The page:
Photo opportunities abound here in North Idaho. Subjects may range from the eagle you saw
soaring across your meadow this morning to the
five-inch deep pothole you tried to describe to your
disbelieving Aunt Bertha. Many times a photograph is
the best way to convey North Idaho life to far
away friends and family. Until recently, the images
produced by digital cameras weren’t much to write home (or Aunt Bertha) about. But like
everything else, technology moves on and digital camera are
finally becoming interesting to hobbyists and
If you are considering buying a digital camera,
first you should think about the pros and cons of
digital photography. A digital camera can be great in
some situations and useless in others. If in the end, you
decide that digital is the way to go, then you need
to learn the lingo of digital cameras before you go
Where is it going?
Before you consider buying a camera of any type,
you should think about the end result: the
photographs. How will they be used? If you plan to make
high quality enlargements or dream of seeing your
photograph on the cover of a nature magazine, stick
with film. You can’t buy the wide array of lenses and
filters that you can for film-based cameras, and
enlarging digital photographs is problematic (more on
that issue later).
You also should think about the future. If you want your pictures to act as an archival record
of your activities, or pass your photographs down
to your grandchildren, stick with film-based
cameras. Data formats quickly go out of date, computer
platforms change, and data stored on magnetic
media doesn’t last forever (remember 5-1/4" disks,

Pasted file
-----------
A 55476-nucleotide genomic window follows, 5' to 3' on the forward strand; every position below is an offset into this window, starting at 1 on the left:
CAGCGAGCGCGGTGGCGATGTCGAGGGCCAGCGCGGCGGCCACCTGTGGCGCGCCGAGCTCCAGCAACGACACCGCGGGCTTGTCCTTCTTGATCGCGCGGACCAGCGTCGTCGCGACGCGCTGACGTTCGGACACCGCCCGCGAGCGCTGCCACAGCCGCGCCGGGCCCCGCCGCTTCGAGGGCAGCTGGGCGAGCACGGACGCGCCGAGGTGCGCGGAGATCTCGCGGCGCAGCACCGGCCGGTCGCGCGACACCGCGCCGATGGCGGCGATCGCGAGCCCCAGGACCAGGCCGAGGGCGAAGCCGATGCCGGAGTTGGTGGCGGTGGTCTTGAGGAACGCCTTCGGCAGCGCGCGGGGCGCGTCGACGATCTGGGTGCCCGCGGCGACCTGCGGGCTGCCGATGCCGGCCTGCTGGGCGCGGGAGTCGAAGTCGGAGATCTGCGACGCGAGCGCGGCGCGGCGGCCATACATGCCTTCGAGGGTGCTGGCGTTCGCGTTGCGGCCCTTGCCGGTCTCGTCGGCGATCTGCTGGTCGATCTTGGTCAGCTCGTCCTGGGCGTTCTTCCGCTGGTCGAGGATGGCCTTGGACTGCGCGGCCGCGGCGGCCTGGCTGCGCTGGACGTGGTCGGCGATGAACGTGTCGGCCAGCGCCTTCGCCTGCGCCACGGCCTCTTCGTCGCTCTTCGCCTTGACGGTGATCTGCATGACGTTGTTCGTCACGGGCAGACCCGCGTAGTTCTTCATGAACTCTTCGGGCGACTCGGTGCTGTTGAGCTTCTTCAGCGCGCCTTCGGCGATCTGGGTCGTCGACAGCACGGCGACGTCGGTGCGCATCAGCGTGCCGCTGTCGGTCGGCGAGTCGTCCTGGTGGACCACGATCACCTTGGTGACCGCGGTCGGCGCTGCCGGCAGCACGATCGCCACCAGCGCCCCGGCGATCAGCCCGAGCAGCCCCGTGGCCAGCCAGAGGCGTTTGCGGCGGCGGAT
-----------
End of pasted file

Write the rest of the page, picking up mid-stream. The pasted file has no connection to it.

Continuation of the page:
CP/M, WordStar?). Of course, even if you go the
digital route, you could print out all your color
photographs for posterity. However, unless you buy special
paper and a good printer, the prints may not hold up
well over time.
To go or not to go digital?
With all those caveats in mind, digital photography
is not going away. It has some serious advantages
over film: the most notable being that you don’t have
to pay for the film itself or get it developed. Pictures
are suddenly essentially disposable. You can take 59
iterations of the eagle on the meadow photograph
and send the 58 worst ones to the big data dumpster
in the sky. And then take 59 more pictures. All
without waiting for or paying for developing. This
instant gratification is a compelling feature, especially
for those who like to e-mail pictures to family
and friends. At your family reunion, the
photographer could e-mail pictures of the festivities to those
unable to attend almost as soon as the events occur.
Digital photographs are also useful for
businesses. If you have products that change rapidly or you
want to put photographs of your product line on
the Internet, digital photography is much faster
and easier than scanning numerous photographs. Anytime you have to work on a computer with a
large quantity of images that change frequently, a
digital camera is probably a good choice. For
example, some large animal shelters use digital cameras to
put photographs of their resident animals on-line.
Know thy resolution
If you have a good application for a digital
camera and it’s time to buy, you need to learn a few terms
to make a good buying decision. First look at the camera’s
resolution. Digital pictures are made up of little dots called
pixels. The more pixels in an image, the higher the resolution. A camera’s resolution
is generally expressed using two numbers: such as
640 x 480, which indicate the number of dots per
inch (width x height). Higher numbers mean you can
take higher resolution photographs, which result in
better image quality. Unfortunately, the higher the
resolution the larger your file sizes will be as well.